She had explained to me before class that the text in the workbook will be read three times: the first time, the class reads the text together; the second time, she reads the texts and when she stops, the class has to interject with the word that comes next; the third time the class is split into sections and the students have to engage with the text. The workbook itself was very interactive and included fill-in-the-blank and short answer questions that related to the text.
There was a para-professional in the back of the classroom, in the opposite corner from me, that became a group leader when Clearman took half the students and the para-professional took half the students to work in smaller groups. In the groups, the students finish the workbook questions and, if they work together and are well behaved, Clearman rewards the classroom with a short video – today, the students viewed a short clip from Jimmy Fallon about a husband coming home from the military. While it wasn’t necessary, having something at the end of class that boosted the spirits of the students after a fifty-minute class period about the Black Plague seemed appropriate.
The 7th Hour Urban Literature class – a literature class I have had zero experience in – was on the topic of hip-hop. Students showcased their presentations on various hip-hop groups that express gender relations in the songs. Three groups presented, ranging from artists like Salt-N-Pepa, Queen Latifah, and TLC.
Each presentation required students to give a short biography, and explanation of how their influence carries on today, information on their musical background, and explanation of the impact of their music, and at least one example of a song that relates to the topic of how hip-hop talks about gender. The presentation on Queen Latifah was the most positive of the bunch – the student reciting the Queen Latifah song read the lyrics like a body of lyric poetry. I couldn’t help but think that this presentation or unit in general could be an easy way to transition into a poetry unit. While observing the class, I found myself pondering how I would have approached aspects of this lesson differently if I had coordinated it within my own classroom.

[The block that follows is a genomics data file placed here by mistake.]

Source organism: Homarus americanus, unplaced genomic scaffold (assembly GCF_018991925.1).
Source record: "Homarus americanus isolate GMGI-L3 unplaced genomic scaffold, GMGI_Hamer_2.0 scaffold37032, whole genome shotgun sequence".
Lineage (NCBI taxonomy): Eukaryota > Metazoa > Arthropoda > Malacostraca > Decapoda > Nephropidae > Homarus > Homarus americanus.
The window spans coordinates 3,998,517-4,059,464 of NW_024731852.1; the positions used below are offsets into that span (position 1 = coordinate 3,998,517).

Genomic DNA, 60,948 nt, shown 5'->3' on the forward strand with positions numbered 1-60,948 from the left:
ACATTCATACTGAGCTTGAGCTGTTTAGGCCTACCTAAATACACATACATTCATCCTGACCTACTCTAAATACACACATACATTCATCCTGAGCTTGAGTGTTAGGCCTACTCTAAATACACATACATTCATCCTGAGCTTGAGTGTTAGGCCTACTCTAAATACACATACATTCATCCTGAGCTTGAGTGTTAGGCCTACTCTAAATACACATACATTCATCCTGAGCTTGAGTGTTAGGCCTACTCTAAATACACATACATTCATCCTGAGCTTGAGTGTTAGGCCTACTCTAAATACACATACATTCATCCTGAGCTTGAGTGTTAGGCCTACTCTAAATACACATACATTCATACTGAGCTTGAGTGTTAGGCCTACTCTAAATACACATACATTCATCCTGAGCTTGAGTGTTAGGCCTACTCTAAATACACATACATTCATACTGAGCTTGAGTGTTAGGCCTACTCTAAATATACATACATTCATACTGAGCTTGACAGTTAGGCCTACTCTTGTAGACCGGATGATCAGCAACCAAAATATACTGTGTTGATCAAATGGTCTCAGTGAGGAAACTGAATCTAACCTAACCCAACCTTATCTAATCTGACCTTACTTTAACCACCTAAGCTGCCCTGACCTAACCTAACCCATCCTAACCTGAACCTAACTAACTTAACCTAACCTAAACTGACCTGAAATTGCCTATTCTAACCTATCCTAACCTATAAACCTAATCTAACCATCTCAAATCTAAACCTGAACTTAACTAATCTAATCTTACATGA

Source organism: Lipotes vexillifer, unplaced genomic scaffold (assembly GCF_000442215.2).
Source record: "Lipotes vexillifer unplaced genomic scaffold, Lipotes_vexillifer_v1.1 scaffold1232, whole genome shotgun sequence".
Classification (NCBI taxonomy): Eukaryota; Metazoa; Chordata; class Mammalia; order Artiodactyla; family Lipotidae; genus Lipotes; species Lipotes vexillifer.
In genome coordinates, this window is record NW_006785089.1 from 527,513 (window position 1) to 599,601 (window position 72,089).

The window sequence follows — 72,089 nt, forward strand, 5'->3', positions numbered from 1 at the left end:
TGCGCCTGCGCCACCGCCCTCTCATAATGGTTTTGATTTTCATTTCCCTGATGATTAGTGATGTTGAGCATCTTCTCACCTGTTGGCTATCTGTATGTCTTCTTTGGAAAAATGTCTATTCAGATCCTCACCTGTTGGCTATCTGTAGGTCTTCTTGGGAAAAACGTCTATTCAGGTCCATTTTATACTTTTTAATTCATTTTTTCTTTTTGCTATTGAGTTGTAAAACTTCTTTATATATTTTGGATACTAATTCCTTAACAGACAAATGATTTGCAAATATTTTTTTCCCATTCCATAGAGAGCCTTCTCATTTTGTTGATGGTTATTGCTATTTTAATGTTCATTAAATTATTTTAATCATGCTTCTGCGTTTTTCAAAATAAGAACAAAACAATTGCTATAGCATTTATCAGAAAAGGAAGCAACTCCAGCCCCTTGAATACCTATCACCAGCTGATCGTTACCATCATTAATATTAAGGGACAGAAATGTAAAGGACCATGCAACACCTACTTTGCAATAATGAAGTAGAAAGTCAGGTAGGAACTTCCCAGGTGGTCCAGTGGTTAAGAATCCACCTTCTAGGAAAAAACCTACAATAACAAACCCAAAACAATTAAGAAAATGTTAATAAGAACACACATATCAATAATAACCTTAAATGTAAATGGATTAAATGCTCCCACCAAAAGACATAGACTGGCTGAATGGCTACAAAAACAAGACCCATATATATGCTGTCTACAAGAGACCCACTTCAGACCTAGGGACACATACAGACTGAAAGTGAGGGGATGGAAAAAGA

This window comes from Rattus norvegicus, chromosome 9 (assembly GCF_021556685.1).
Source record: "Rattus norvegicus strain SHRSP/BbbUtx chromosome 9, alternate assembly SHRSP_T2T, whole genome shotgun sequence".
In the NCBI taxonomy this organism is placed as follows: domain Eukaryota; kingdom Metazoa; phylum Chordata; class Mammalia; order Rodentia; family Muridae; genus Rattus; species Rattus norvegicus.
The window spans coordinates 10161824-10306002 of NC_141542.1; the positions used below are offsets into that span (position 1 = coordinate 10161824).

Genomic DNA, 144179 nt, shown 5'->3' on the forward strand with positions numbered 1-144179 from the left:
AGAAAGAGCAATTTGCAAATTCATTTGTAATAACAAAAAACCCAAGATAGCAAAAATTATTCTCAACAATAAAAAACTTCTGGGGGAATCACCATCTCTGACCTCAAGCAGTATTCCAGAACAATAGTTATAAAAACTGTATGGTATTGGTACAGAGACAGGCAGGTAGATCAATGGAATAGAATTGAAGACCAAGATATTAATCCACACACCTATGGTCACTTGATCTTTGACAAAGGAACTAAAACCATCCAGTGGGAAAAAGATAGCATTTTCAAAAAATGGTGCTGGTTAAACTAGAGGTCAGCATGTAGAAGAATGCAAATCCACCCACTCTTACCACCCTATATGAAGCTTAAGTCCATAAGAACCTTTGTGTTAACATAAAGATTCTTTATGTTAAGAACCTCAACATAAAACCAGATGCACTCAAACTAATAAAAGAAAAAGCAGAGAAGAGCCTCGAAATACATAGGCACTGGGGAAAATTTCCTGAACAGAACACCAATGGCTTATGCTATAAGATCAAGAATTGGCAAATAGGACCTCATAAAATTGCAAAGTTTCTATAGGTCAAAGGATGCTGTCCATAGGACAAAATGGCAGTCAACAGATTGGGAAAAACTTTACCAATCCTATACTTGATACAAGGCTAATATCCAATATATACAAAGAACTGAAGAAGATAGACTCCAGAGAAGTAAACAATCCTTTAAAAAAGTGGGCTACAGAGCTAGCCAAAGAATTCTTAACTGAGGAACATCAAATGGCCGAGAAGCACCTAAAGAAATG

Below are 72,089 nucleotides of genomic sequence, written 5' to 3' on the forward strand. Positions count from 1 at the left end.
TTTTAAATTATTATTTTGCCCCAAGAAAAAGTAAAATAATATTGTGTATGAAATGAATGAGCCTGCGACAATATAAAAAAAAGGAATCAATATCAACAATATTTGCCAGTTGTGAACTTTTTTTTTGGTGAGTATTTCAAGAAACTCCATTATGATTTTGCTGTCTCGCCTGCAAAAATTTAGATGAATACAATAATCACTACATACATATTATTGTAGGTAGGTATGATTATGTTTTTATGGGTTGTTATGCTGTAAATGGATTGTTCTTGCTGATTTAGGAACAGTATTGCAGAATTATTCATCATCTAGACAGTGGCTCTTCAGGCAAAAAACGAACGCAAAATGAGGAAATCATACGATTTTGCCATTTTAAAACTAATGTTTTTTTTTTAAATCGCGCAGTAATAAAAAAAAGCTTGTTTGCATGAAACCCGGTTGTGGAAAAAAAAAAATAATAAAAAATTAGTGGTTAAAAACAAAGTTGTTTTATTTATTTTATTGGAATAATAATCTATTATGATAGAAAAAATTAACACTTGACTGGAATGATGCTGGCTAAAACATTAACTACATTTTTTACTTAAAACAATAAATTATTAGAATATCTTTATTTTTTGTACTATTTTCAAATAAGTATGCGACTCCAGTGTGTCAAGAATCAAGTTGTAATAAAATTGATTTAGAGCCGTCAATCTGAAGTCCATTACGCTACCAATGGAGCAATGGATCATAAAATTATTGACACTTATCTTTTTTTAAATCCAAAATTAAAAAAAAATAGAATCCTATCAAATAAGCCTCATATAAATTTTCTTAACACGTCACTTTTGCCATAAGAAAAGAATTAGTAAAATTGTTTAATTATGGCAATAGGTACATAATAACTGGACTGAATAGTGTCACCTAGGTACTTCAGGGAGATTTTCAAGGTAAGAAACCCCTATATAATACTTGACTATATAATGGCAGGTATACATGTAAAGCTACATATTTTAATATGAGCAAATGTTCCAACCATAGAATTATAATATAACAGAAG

Once 8th Hour Study Hall began, Clearman entered the room to meet with me and answer any additional questions I had before the end of the school day. She told me that she was actually an alumnus from United Township High School and hadn’t initially planned on teaching there, but a vacancy opened up and she transitioned easily into the space. The high school was currently undergoing construction – a grand library was being built and new office spaces were being created for faculty, among other things. From what I gathered, the high school is going to be an impressive sight in about two years.
I informed her that I was only experienced with smaller, rural schools; my quick afternoon at UT was an eye-opening experience that I found myself surprisingly comfortable with and eager to continue. I didn’t know what exactly to expect or see when I came to the large school – I couldn’t imagine what a school with thousands of students looked like or how it could ever flow. Seeing Clearman engage with her students eased my fears that I wouldn’t be able to have as personal of a relationship with my students as I hope to have; many of Clearman’s students came up to her just to chit-chat after class.
I’m interested in gaining more experience inside larger high school facilities to see if its an environment that I could picture myself contributing to in the future. Having classrooms with a vast array of diverse students was enlightening and, honestly, refreshing after only having experiences with less diverse classrooms. I was grateful to the WIU English Department for giving me the opportunity and to Ms. Clearman for allowing me to observe her classroom; I’m more confident than ever that my future as an educator was the right decision.